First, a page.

North Carolina City Struggles with Failed Music Theater TIF District
Country singer Dolly Parton joined her lesser-known brother Randy Parton on Nov. 11, 2005, in Roanoke Rapids at a groundbreaking ceremony for a city-owned music theater that would bear his name.
Thousands of citizens and several government officials attended the event. Project supporters said the Randy Parton Theatre would make Roanoke Rapids a significant tourist destination. It didn’t—and six years later the project provides a lesson to cities that pay for economic development projects using untested financial vehicles.
City officials voted in an emergency meeting in November to sell the theater to a Chicago investor because the city cannot make payments on the debt.
The $21.5 million project was the first major economic development underwritten by a North Carolina municipality using tax increment financing (TIF).
Under TIF, a public economic development investment is supposed to improve the values of surrounding property; the incremental increase in property tax collections is then used to repay the borrowed money.
The city borrowed $21.5 million to build the 35,000-square-foot, 1,500-seat theater. But when the project failed, Roanoke Rapids was left with a debt to retire, and little revenue with which to do so.
‘City Gave False Information’
“In the beginning, city officials gave us a bunch of false information. They didn’t tell us what the feasibility study said. They didn’t give us any of the negatives,” said Jim Garrett, a local businessman who initially supported the project. He maintains the current value of the theater is $5 million to $7 million, and he said if the city receives an offer it should take it.
The Randy Parton Theatre was to be the anchor tenant of Carolina Crossroads, a 1,000-acre entertainment and retail development, with Randy Parton as the manager. Randy Parton’s band played regularly, but he didn’t book other acts to perform. Attendance plummeted. As revenues fell, the city fired Parton and the facility declined.
Randy Parton’s contract with the city called for Roanoke Rapids to pay him up to $1.5 million per year as an “artist fee” to manage the theater, over and above all other expenses. In addition, the city was required to provide him an “acceptable” fully furnished home and an “acceptable” vehicle.
The theater was completed in March 2007 and turned over to Parton to manage. Parton’s first show with his newly formed band, the Moonlight Bandits, was on July 26, 2007 to a sold-out crowd. Parton’s band usually performed Wednesday through Saturday, but attendance eventually declined. Crowds of less than 100 became frequent.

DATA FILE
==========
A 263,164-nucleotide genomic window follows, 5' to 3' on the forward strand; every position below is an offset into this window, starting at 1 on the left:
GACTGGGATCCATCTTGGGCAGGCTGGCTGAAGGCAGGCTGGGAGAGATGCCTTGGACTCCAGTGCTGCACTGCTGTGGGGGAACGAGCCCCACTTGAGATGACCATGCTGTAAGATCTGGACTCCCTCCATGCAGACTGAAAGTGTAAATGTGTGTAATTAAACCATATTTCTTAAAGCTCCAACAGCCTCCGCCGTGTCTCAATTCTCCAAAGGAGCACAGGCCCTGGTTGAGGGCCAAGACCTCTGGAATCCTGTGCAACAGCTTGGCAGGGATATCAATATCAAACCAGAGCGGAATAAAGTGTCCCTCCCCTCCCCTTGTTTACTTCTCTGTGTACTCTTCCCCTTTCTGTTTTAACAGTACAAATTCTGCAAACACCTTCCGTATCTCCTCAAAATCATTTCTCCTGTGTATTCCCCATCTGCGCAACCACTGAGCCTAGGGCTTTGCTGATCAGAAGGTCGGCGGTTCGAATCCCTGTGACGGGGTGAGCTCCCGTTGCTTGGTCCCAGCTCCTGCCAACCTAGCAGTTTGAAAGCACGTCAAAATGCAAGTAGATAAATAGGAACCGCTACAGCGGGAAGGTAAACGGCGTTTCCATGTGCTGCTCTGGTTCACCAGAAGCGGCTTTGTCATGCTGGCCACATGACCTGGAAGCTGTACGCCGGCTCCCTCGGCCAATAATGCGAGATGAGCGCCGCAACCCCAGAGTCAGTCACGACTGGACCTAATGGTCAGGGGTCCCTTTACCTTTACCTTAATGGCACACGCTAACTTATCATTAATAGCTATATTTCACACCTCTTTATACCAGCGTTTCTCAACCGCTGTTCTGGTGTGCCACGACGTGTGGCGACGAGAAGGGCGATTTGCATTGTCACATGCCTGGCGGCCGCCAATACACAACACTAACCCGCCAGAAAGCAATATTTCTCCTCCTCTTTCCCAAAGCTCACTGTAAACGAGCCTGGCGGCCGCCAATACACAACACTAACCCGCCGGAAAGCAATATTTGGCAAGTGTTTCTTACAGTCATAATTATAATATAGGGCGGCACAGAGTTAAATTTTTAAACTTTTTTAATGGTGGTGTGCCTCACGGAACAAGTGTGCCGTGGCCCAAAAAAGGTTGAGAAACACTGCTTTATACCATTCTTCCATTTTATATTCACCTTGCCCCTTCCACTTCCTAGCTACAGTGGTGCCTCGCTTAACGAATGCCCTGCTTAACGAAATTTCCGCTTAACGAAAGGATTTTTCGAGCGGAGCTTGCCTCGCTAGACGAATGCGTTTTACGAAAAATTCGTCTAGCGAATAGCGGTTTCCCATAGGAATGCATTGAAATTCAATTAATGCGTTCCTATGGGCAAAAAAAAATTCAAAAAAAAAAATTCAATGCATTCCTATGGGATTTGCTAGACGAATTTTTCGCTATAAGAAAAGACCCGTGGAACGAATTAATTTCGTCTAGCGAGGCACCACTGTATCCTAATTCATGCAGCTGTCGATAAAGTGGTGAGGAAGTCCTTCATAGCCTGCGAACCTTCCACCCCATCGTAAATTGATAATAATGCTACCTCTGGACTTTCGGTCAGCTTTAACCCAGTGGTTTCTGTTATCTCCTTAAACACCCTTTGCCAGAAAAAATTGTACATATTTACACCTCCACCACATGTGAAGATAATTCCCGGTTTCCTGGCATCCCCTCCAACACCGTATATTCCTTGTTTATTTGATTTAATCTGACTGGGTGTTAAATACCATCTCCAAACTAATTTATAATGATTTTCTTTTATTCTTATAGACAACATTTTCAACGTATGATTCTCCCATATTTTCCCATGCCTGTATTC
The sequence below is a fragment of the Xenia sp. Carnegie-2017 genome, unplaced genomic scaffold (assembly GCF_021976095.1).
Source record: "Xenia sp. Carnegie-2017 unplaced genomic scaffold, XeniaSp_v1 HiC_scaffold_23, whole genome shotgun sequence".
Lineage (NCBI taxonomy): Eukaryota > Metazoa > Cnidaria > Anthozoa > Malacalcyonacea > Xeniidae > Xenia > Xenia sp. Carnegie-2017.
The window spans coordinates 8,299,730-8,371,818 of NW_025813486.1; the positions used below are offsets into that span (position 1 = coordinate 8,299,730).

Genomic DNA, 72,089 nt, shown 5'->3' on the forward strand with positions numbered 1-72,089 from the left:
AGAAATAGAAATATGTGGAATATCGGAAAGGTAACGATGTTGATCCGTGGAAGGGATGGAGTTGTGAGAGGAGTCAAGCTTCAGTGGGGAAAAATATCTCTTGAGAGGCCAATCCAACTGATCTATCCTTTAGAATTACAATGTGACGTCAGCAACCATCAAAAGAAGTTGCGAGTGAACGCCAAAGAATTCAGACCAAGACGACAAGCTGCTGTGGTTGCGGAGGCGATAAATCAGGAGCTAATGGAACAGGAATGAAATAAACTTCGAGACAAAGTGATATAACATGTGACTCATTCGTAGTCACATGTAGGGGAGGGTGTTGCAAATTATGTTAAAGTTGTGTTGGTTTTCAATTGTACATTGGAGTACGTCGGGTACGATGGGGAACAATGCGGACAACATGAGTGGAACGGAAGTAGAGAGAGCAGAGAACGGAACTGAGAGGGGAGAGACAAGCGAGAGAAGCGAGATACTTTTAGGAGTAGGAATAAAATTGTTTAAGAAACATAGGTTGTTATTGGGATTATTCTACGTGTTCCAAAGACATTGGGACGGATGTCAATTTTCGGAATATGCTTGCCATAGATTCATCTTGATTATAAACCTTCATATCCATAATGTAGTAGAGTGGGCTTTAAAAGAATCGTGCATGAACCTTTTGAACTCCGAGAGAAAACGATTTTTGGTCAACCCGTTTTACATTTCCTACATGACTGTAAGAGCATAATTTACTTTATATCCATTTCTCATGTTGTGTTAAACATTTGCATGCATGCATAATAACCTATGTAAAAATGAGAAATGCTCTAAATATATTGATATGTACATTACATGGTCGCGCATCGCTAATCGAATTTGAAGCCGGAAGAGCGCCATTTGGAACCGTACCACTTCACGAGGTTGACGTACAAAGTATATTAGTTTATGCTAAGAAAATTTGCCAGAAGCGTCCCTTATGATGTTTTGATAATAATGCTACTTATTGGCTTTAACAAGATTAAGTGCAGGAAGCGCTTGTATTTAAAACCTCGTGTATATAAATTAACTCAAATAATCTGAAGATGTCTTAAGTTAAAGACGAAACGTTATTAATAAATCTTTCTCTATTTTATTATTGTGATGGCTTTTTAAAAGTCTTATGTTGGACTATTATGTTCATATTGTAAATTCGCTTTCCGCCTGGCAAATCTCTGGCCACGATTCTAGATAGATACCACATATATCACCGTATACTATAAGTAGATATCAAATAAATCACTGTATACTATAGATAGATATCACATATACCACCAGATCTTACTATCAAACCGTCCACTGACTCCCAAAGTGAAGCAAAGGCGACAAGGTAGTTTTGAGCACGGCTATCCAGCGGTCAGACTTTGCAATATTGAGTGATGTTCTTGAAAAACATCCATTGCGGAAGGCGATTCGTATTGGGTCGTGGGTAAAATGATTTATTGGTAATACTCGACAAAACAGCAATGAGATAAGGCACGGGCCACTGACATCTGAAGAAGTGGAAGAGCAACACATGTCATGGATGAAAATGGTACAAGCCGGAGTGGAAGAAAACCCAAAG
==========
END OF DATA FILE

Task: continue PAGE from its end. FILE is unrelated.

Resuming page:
The city scrapped the original contract with Parton on Nov. 20, 2007 and removed him as the theater’s manager.
New Name, Same Problems
The situation quickly deteriorated. On Dec. 6, 2011 then-Mayor Drewry Beale asked Parton, who appeared to be intoxicated, to leave the theater just before his show was to begin. Parton exited the back of the building and encountered a few reporters. He never performed there again, and city officials quickly renamed the facility The Roanoke Rapids Theatre.
Roanoke Rapids officials had planned for the expected increase in property tax revenue to be used only as a reserve. They expected Parton to make the debt payments with theater revenues over a 20-year period. Once Parton retired the debt, he could buy the theater for $1.
City Finance Director MeLinda Hite said the city currently owes $19.9 million in principal. The annual debt service payments of $1.7 million are scheduled to continue until 2027. The city’s current annual operating budget is $14.3 million, and Hite has developed a recommended budget of $13.5 million for the next fiscal year beginning July 2012. Debt service on the theater would soak up 12.6 percent of the city’s operating budget.
Failed Sales Tax Increase
In 2011 the City Council approved an initiative for a 1 cent sales tax increase that would be dedicated to the annual debt payment. The city estimated the increase would bring in $1.7 million to $2 million per year.
Such a vote would have to be authorized by the North Carolina General Assembly. State Sen. Ed Jones, a Democrat, sponsored a bill to allow such a vote. But Jones withdrew his bill from consideration after Republican leaders in the Senate told him they would not support it.
Official Profited from Project
Former Northeast Partnership CEO Rick Watson originally developed the concept for the theater and recruited Randy Parton to participate. The partnership was a state-funded economic development agency that seeks to recruit businesses to a 16-county region stretching from Halifax County to Dare County. Watson convinced Roanoke Rapids officials that they were competing with other North Carolina communities to land the project.
Watson had a one-third ownership interest in Parton’s company, Moonlight Bandit Productions. Watson’s board of directors terminated him in 2006 for working for Parton while Watson was still being paid for his state-funded economic development job.
City officials had bet on Parton’s ability to manage the theater competently and attract enough customers to cover expenses. Before coming to Roanoke Rapids, Parton had played at the Dollywood Amusement Park in Pigeon Forge, Tennessee but had no experience managing a theater. He never invested any of his own money in the Roanoke Rapids project.
Don Carrington (firstname.lastname@example.org) is a reporter for Carolina Journal, where an earlier version of this article appeared. Used with permission.